Hey Jeff, in response to
I get that, but I don’t understand why simple read SELECTS need to lock at all. I mean, maybe if that database was storing my bank account balance, in which case transactional orders are hugely important.
You should consider two items:
Firstly, Read locks are much looser than other lock types (e.g.: Update), and won’t usually cause blocking, let alone deadlocks. Several comments have suggested good articles on locking, and I’d recommend you read SQL Server Books Online (a misnomer, as you can install them locally.)
Secondly, if you read dirty data, the risk you run is of reading the entirely wrong row. For example, if your select reads an index to find your row, then the update changes the location of the rows (e.g.: due to a page split or an update to the clustered index), when your select goes to read the actual data row, it’s either no longer there, or a different row altogether! How would it appear to your users if every time someone else added a comment on your site, the comments they retrieved came from other conversation threads? That’s what Read locks prevent; they make your Read atomic, so that while following indexes, retrieving pages, and performing joins, you don’t have invalid data creeping in (or valid data creeping out) of your results.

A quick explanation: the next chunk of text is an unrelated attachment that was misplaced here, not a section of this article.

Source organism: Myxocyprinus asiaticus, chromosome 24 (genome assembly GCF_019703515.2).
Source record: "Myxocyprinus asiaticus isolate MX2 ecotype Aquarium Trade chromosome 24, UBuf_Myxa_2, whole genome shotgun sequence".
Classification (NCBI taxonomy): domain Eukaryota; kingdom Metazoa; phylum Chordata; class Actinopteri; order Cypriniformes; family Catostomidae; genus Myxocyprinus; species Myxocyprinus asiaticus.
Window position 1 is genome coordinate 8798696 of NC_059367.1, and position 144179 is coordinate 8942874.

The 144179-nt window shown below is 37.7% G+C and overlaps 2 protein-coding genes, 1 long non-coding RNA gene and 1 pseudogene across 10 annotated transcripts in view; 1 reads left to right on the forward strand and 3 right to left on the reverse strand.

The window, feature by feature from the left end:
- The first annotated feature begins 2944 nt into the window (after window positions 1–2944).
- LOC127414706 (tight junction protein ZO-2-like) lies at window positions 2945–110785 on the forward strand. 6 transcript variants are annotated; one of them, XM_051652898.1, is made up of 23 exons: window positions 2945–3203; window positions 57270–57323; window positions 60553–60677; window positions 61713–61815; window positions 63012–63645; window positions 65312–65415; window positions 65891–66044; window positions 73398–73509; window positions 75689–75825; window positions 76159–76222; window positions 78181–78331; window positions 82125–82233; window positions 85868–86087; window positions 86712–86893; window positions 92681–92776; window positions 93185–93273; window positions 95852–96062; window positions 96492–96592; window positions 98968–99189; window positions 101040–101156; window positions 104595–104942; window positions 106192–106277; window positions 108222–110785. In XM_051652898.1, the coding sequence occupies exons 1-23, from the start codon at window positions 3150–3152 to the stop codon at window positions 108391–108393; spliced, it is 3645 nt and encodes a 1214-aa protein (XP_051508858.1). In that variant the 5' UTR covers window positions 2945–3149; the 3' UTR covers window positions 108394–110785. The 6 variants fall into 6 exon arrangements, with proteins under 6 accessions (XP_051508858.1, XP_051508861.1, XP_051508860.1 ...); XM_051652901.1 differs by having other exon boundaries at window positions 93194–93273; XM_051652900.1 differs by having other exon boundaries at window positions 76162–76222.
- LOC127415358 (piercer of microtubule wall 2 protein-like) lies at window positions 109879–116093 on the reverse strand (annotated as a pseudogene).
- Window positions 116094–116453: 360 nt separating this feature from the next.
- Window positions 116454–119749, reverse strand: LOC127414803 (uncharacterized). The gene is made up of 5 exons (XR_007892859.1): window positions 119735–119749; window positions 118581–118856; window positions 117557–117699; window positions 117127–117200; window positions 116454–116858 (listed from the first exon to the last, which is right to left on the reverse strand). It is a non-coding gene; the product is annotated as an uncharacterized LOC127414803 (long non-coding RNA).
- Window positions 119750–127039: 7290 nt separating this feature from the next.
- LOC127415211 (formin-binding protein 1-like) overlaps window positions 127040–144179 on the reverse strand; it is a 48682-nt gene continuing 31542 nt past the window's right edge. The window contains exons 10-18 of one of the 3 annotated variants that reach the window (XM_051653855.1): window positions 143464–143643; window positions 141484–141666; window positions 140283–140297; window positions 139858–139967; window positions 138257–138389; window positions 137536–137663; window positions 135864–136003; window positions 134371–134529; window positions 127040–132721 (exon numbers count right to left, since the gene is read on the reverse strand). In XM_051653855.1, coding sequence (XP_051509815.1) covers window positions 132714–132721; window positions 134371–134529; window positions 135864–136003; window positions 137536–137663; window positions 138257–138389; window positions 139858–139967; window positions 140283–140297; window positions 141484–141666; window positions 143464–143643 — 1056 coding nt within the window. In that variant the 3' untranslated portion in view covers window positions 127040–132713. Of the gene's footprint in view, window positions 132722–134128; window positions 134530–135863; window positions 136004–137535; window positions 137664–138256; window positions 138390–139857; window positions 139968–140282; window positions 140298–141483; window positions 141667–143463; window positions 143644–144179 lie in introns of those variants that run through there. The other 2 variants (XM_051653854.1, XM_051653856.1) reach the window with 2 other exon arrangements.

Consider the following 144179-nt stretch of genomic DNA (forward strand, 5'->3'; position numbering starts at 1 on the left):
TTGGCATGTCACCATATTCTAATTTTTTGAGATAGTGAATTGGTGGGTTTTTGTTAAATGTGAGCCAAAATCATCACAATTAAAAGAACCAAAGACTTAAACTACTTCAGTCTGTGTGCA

As to the root of your problem, I would suggest that either you are creating explicit transactions that you didn’t tell us about, or that you need to turn off implicit transactions for LINQ. And while I always enjoy reading your blog, I’m afraid the old A poor workman blames his tools quote is rather appropriate here. If you really are getting deadlocks with simple SQL statements and no transactions, then your code is going to perform terribly as usage scales up. No amount of (NOLOCK) or Read Uncommitted will fix bad code.
Always entertaining, and often enlightening. Thank Jeff, and good luck!